Bible Study: Luke, Chapter Two
Transcript: Today we are going to continue our interactive Bible study and are going to cover Luke Chapter 2. After the meeting today, or sometime this week, please take the matching Quiz on Luke Chapter 2 that I have put together on the website. It is on the right hand side and has been updated to match this teaching.
Thanks to all that have taken last weeks quiz. We had around 20 participants. 4 people scored a perfect score of 100. The most missed question was how long that Elizabeth hid herself away, 5 months. That was an obscure question but I needed to see if you paid attention.
Luke Chapter 2 WEB: 1 Now in those days, a decree went out from Caesar Augustus that all the world should be enrolled. 2 This was the first enrollment made when Quirinius was governor of Syria. 3 All went to enroll themselves, everyone to his own city.
Luke makes it clear that his story is based on real events that happened “in those days”, and it is actual history. Jesus was born during a very interesting time on Earth and we should examine the setting.
Under Julius Caesar, Rome had expanded to a vast empire that spanned from Egypt to England, which was called Britannia then. Then came Caesar Augustus. He was born with the name Octavian, named after his father. Augustus was the grandson of Julius’s sister. Octavian was a talented young man and he came to the attention of his great uncle Julius Caesar, who eventually adopted Octavian as his son. Octavian was made his official heir in 45 B.C. Within a year, Julius Caesar was murdered, and Octavian joined with two others—Mark Antony and Lepidus.
They split the domination of Rome three ways. For decades, the whole Mediterranean world was filled with war and violence. Now that it was split into three pieces, it became far worse. These were years of bloody, brutal fighting for power and money in Rome and its divided provinces. Octavian and Antony pushed out Lepidus, and about 31 B.C. Octavian defeated Antony and Cleopatra’s combined forces, and he took the title Caesar Augustus as ruler over all of Rome. For decades, the world Augustus lived in and Jesus would be born into, the world of the Mediterranean basin, was wrecked by war, destruction, brutality, and immorality.
William Durant recorded that: “The lusty peninsula (of Rome) was worn out with twenty years of civil war. Its farms had been neglected, its towns had been sacked or besieged, much of its wealth had been stolen or destroyed. Administration and protection had broken down; robbers made every street unsafe at night; highwaymen roamed the roads, kidnapped travelers, and sold them into slavery. Trade diminished, investment stood still, interest rates soared, property values fell. Morals, which had been loosened by riches and luxury, had not been improved by destitution and chaos, for few conditions are more demoralizing than poverty that comes after wealth. Rome was full of men who had lost their economic footing and then their moral stability: soldiers who had tasted adventure and had learned to kill; citizens who had seen their savings consumed in the taxes and inflation of war and waited vacuously for some returning tide to life them back to affluence; women dizzy with freedom, multiplying divorces, abortions, and adulteries.”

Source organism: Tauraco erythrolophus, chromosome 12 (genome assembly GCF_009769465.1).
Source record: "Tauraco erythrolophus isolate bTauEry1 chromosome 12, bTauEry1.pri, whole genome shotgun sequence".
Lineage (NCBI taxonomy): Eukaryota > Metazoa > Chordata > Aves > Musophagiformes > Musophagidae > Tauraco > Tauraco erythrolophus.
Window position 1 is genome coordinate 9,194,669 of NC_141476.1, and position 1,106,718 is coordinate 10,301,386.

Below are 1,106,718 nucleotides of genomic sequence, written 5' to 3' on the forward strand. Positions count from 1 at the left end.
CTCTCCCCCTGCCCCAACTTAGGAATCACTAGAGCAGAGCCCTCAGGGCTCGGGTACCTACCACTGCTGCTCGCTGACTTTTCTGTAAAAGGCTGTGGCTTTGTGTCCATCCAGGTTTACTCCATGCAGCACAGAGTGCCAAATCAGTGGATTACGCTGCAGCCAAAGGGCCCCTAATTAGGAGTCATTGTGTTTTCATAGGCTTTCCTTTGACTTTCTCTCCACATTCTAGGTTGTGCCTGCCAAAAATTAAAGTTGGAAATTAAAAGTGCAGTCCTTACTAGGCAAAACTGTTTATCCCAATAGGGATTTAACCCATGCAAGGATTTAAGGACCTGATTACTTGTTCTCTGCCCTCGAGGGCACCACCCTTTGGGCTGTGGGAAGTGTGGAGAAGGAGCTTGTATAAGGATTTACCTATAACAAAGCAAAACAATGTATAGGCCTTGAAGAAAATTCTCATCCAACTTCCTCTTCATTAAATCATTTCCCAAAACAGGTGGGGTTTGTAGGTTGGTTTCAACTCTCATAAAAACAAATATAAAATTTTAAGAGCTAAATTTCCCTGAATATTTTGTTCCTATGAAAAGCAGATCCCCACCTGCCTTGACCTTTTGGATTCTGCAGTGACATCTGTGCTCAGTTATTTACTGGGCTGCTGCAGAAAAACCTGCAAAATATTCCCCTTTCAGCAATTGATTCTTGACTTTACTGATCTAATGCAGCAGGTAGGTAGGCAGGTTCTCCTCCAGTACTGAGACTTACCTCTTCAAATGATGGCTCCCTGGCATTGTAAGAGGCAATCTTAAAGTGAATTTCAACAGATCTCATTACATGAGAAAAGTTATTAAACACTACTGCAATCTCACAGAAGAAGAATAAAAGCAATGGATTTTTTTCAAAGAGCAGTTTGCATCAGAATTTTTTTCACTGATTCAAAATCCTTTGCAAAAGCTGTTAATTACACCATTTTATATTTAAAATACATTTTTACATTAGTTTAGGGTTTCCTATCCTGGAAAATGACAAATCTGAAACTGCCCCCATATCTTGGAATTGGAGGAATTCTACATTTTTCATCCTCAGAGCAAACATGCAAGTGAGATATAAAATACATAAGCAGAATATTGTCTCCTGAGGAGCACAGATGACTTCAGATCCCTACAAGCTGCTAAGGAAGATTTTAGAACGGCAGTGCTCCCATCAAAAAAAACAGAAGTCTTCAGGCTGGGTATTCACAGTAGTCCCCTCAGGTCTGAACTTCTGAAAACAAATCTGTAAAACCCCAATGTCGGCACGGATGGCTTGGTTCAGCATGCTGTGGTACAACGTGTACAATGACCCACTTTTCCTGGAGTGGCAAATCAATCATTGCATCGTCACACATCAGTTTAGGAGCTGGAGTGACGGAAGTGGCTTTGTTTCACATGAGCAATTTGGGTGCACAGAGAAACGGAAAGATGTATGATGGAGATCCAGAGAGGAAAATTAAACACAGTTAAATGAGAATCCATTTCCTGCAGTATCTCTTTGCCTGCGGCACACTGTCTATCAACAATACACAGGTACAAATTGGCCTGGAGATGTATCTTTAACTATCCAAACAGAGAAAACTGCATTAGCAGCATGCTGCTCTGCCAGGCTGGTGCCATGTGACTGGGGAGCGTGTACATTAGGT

This was the world that Jesus was born into. Augustus means: “exalted and sacred”. Rome had been a republic, which prided itself on being a nation governed by laws, and not by any man. No man was above the law. Augustus changed all that of, and Rome became an empire with him the emperor. The first emperor of Rome was Caesar Augustus, and the month of August was named after him.
Caesar Augustus called for a census, to register and count all the people. Everyone had to return to their hometown to register and be counted. This was not for record keeping, but It was to efficiently and effectively tax everyone in the Roman Empire. This was known as the “first” census. There were more to follow. One man, in the ivory palaces of Rome, gave a command—and the whole known world had to travel back to their hometown. Though I am sure that Augustus felt powerful, he was just fulfilling Micah 5:2, which prophesied that Jesus would be born in the town of Bethlehem.